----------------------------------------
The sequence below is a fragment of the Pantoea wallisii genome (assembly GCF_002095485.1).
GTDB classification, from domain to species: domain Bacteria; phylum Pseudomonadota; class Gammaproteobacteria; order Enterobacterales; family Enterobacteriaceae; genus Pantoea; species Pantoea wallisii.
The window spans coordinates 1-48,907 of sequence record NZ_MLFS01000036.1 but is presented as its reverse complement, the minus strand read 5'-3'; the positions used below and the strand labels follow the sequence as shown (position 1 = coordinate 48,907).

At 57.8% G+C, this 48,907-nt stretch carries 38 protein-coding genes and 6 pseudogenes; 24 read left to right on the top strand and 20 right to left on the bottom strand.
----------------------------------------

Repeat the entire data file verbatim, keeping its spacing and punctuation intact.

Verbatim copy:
The sequence below is a fragment of the Pantoea wallisii genome (assembly GCF_002095485.1).
GTDB classification, from domain to species: domain Bacteria; phylum Pseudomonadota; class Gammaproteobacteria; order Enterobacterales; family Enterobacteriaceae; genus Pantoea; species Pantoea wallisii.
The window spans coordinates 1-48,907 of sequence record NZ_MLFS01000036.1 but is presented as its reverse complement, the minus strand read 5'-3'; the positions used below and the strand labels follow the sequence as shown (position 1 = coordinate 48,907).

At 57.8% G+C, this 48,907-nt stretch carries 38 protein-coding genes and 6 pseudogenes; 24 read left to right on the top strand and 20 right to left on the bottom strand.